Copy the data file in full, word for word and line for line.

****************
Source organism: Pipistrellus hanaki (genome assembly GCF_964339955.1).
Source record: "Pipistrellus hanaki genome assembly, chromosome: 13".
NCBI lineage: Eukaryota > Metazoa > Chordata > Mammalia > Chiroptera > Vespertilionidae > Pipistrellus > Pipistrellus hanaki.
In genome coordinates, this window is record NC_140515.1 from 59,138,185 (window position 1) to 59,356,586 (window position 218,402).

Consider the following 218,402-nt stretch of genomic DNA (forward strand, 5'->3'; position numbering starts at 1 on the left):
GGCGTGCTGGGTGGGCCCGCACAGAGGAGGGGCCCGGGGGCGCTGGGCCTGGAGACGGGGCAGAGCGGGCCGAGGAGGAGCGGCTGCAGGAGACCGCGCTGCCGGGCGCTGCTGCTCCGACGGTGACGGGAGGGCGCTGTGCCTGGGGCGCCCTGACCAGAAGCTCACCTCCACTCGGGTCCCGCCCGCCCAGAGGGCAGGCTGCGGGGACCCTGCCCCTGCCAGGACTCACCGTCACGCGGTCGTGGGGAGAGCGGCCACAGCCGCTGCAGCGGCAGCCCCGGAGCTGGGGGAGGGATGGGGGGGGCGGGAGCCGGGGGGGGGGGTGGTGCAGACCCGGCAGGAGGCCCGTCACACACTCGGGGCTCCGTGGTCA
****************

Source organism: Pipistrellus hanaki (genome assembly GCF_964339955.1).
Source record: "Pipistrellus hanaki genome assembly, chromosome: 13".
NCBI lineage: Eukaryota > Metazoa > Chordata > Mammalia > Chiroptera > Vespertilionidae > Pipistrellus > Pipistrellus hanaki.
In genome coordinates, this window is record NC_140515.1 from 59,138,185 (window position 1) to 59,356,586 (window position 218,402).

Consider the following 218,402-nt stretch of genomic DNA (forward strand, 5'->3'; position numbering starts at 1 on the left):
GGCGTGCTGGGTGGGCCCGCACAGAGGAGGGGCCCGGGGGCGCTGGGCCTGGAGACGGGGCAGAGCGGGCCGAGGAGGAGCGGCTGCAGGAGACCGCGCTGCCGGGCGCTGCTGCTCCGACGGTGACGGGAGGGCGCTGTGCCTGGGGCGCCCTGACCAGAAGCTCACCTCCACTCGGGTCCCGCCCGCCCAGAGGGCAGGCTGCGGGGACCCTGCCCCTGCCAGGACTCACCGTCACGCGGTCGTGGGGAGAGCGGCCACAGCCGCTGCAGCGGCAGCCCCGGAGCTGGGGGAGGGATGGGGGGGGCGGGAGCCGGGGGGGGGGGTGGTGCAGACCCGGCAGGAGGCCCGTCACACACTCGGGGCTCCGTGGTCA